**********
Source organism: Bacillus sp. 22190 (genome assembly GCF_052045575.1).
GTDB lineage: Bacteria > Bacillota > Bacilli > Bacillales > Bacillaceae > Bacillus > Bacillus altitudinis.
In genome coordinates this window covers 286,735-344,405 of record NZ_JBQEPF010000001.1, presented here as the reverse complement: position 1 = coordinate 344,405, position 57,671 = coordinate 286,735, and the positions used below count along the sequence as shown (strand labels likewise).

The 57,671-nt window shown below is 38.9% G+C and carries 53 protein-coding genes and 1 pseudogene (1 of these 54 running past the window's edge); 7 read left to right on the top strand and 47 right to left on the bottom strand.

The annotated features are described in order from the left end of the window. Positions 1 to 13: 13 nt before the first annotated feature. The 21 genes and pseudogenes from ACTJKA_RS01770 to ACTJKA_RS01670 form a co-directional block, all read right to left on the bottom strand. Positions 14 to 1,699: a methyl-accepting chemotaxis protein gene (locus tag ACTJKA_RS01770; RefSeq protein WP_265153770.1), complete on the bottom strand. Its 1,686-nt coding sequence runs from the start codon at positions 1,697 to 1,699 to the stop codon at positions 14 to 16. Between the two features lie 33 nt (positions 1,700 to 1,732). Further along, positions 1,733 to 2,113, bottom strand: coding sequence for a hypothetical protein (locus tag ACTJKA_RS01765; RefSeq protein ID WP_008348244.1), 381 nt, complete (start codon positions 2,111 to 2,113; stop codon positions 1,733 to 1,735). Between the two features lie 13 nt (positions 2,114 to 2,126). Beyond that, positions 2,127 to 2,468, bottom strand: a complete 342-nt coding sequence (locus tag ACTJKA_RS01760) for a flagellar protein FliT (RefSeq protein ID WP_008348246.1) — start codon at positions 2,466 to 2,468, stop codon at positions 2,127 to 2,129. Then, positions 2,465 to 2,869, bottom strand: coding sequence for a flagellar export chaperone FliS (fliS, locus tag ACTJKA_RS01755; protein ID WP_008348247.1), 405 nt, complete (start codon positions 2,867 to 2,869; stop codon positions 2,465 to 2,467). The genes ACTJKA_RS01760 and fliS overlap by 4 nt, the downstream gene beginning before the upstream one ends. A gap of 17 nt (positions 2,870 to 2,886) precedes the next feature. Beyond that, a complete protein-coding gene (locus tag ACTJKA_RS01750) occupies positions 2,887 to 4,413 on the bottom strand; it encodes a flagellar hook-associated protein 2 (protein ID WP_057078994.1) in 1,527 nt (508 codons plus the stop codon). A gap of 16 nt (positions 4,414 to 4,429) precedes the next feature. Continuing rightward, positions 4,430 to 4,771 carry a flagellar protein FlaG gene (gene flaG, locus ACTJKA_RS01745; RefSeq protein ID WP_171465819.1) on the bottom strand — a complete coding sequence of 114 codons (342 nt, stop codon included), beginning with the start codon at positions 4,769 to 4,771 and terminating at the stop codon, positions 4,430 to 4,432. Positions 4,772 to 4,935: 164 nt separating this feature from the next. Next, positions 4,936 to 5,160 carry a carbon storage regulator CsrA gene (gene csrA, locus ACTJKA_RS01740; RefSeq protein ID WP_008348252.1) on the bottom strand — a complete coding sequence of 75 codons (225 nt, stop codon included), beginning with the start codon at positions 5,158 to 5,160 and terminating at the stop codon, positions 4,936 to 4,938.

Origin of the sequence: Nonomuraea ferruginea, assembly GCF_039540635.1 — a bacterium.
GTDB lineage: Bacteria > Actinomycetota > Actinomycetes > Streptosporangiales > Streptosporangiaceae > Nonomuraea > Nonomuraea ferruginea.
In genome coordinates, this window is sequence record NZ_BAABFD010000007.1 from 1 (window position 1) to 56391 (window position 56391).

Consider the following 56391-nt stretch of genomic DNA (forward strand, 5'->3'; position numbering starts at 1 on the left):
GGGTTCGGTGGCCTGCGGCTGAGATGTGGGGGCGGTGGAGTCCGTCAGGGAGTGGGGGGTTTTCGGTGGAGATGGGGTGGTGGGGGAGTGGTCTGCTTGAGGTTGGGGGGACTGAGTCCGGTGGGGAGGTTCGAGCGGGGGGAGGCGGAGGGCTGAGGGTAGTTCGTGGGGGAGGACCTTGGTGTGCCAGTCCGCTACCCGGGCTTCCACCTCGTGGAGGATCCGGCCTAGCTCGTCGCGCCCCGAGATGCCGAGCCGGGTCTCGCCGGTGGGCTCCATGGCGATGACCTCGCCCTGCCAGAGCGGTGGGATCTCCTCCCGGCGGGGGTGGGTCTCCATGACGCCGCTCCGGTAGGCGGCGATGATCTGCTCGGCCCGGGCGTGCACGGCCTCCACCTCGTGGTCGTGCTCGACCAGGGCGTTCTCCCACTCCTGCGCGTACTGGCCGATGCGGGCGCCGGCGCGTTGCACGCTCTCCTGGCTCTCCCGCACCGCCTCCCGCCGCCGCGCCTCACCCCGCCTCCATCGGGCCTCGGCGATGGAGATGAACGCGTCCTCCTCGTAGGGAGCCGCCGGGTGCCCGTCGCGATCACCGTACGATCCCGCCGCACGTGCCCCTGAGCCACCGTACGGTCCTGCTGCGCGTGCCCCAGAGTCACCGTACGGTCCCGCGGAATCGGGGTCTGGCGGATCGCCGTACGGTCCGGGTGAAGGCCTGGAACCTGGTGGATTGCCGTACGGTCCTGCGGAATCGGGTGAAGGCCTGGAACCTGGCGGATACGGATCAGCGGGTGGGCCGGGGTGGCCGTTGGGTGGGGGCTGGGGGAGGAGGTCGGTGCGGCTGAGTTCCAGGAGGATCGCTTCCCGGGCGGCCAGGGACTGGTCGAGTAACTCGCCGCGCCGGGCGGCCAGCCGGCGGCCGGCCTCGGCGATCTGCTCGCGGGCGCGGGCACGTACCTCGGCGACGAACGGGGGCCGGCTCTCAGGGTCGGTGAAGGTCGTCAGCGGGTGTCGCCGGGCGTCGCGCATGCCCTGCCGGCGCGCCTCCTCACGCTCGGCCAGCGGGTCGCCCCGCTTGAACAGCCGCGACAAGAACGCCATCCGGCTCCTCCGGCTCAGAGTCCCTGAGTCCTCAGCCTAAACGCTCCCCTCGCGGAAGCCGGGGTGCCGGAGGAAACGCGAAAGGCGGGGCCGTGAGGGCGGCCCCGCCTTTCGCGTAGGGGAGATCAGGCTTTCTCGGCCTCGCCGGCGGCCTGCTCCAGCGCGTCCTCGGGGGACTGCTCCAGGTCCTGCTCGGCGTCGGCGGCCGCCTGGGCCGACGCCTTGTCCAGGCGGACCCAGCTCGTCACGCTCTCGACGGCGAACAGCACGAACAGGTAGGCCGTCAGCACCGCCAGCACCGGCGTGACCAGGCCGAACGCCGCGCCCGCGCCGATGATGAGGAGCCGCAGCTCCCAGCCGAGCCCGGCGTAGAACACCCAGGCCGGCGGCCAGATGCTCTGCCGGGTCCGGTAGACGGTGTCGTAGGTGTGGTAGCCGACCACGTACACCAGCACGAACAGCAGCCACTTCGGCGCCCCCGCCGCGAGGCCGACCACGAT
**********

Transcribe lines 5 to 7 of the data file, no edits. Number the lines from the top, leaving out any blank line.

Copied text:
The annotated features are described in order from the left end of the window. Positions 1 to 13: 13 nt before the first annotated feature. The 21 genes and pseudogenes from ACTJKA_RS01770 to ACTJKA_RS01670 form a co-directional block, all read right to left on the bottom strand. Positions 14 to 1,699: a methyl-accepting chemotaxis protein gene (locus tag ACTJKA_RS01770; RefSeq protein WP_265153770.1), complete on the bottom strand. Its 1,686-nt coding sequence runs from the start codon at positions 1,697 to 1,699 to the stop codon at positions 14 to 16. Between the two features lie 33 nt (positions 1,700 to 1,732). Further along, positions 1,733 to 2,113, bottom strand: coding sequence for a hypothetical protein (locus tag ACTJKA_RS01765; RefSeq protein ID WP_008348244.1), 381 nt, complete (start codon positions 2,111 to 2,113; stop codon positions 1,733 to 1,735). Between the two features lie 13 nt (positions 2,114 to 2,126). Beyond that, positions 2,127 to 2,468, bottom strand: a complete 342-nt coding sequence (locus tag ACTJKA_RS01760) for a flagellar protein FliT (RefSeq protein ID WP_008348246.1) — start codon at positions 2,466 to 2,468, stop codon at positions 2,127 to 2,129. Then, positions 2,465 to 2,869, bottom strand: coding sequence for a flagellar export chaperone FliS (fliS, locus tag ACTJKA_RS01755; protein ID WP_008348247.1), 405 nt, complete (start codon positions 2,867 to 2,869; stop codon positions 2,465 to 2,467). The genes ACTJKA_RS01760 and fliS overlap by 4 nt, the downstream gene beginning before the upstream one ends. A gap of 17 nt (positions 2,870 to 2,886) precedes the next feature. Beyond that, a complete protein-coding gene (locus tag ACTJKA_RS01750) occupies positions 2,887 to 4,413 on the bottom strand; it encodes a flagellar hook-associated protein 2 (protein ID WP_057078994.1) in 1,527 nt (508 codons plus the stop codon). A gap of 16 nt (positions 4,414 to 4,429) precedes the next feature. Continuing rightward, positions 4,430 to 4,771 carry a flagellar protein FlaG gene (gene flaG, locus ACTJKA_RS01745; RefSeq protein ID WP_171465819.1) on the bottom strand — a complete coding sequence of 114 codons (342 nt, stop codon included), beginning with the start codon at positions 4,769 to 4,771 and terminating at the stop codon, positions 4,430 to 4,432. Positions 4,772 to 4,935: 164 nt separating this feature from the next. Next, positions 4,936 to 5,160 carry a carbon storage regulator CsrA gene (gene csrA, locus ACTJKA_RS01740; RefSeq protein ID WP_008348252.1) on the bottom strand — a complete coding sequence of 75 codons (225 nt, stop codon included), beginning with the start codon at positions 5,158 to 5,160 and terminating at the stop codon, positions 4,936 to 4,938.

Origin of the sequence: Nonomuraea ferruginea, assembly GCF_039540635.1 — a bacterium.
GTDB lineage: Bacteria > Actinomycetota > Actinomycetes > Streptosporangiales > Streptosporangiaceae > Nonomuraea > Nonomuraea ferruginea.